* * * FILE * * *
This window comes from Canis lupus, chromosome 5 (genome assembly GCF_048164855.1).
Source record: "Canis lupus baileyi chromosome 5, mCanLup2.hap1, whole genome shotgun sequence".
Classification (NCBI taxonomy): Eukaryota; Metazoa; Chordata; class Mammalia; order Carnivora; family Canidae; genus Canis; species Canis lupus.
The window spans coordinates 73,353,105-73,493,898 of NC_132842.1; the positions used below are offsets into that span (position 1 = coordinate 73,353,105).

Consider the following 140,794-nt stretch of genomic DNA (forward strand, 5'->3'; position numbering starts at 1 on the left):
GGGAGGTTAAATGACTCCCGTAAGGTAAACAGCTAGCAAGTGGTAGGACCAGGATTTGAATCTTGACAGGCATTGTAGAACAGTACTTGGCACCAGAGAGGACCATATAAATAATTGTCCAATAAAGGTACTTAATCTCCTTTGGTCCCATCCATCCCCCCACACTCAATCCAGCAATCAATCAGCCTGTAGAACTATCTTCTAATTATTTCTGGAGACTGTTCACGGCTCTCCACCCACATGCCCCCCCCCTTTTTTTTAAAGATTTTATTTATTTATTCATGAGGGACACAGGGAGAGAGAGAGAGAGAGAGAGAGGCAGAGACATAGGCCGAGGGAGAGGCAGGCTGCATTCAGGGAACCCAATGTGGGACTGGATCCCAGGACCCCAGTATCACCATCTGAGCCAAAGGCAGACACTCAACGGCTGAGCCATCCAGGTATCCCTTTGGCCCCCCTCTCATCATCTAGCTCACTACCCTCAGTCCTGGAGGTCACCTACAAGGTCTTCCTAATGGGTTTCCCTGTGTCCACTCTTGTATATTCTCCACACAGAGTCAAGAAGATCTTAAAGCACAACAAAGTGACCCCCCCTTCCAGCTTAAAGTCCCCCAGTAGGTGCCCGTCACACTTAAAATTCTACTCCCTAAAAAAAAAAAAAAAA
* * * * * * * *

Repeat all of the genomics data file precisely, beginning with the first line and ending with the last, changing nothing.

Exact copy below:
This window comes from Canis lupus, chromosome 5 (genome assembly GCF_048164855.1).
Source record: "Canis lupus baileyi chromosome 5, mCanLup2.hap1, whole genome shotgun sequence".
Classification (NCBI taxonomy): Eukaryota; Metazoa; Chordata; class Mammalia; order Carnivora; family Canidae; genus Canis; species Canis lupus.
The window spans coordinates 73,353,105-73,493,898 of NC_132842.1; the positions used below are offsets into that span (position 1 = coordinate 73,353,105).

Consider the following 140,794-nt stretch of genomic DNA (forward strand, 5'->3'; position numbering starts at 1 on the left):
GGGAGGTTAAATGACTCCCGTAAGGTAAACAGCTAGCAAGTGGTAGGACCAGGATTTGAATCTTGACAGGCATTGTAGAACAGTACTTGGCACCAGAGAGGACCATATAAATAATTGTCCAATAAAGGTACTTAATCTCCTTTGGTCCCATCCATCCCCCCACACTCAATCCAGCAATCAATCAGCCTGTAGAACTATCTTCTAATTATTTCTGGAGACTGTTCACGGCTCTCCACCCACATGCCCCCCCCCTTTTTTTTAAAGATTTTATTTATTTATTCATGAGGGACACAGGGAGAGAGAGAGAGAGAGAGAGAGGCAGAGACATAGGCCGAGGGAGAGGCAGGCTGCATTCAGGGAACCCAATGTGGGACTGGATCCCAGGACCCCAGTATCACCATCTGAGCCAAAGGCAGACACTCAACGGCTGAGCCATCCAGGTATCCCTTTGGCCCCCCTCTCATCATCTAGCTCACTACCCTCAGTCCTGGAGGTCACCTACAAGGTCTTCCTAATGGGTTTCCCTGTGTCCACTCTTGTATATTCTCCACACAGAGTCAAGAAGATCTTAAAGCACAACAAAGTGACCCCCCCTTCCAGCTTAAAGTCCCCCAGTAGGTGCCCGTCACACTTAAAATTCTACTCCCTAAAAAAAAAAAAAAAA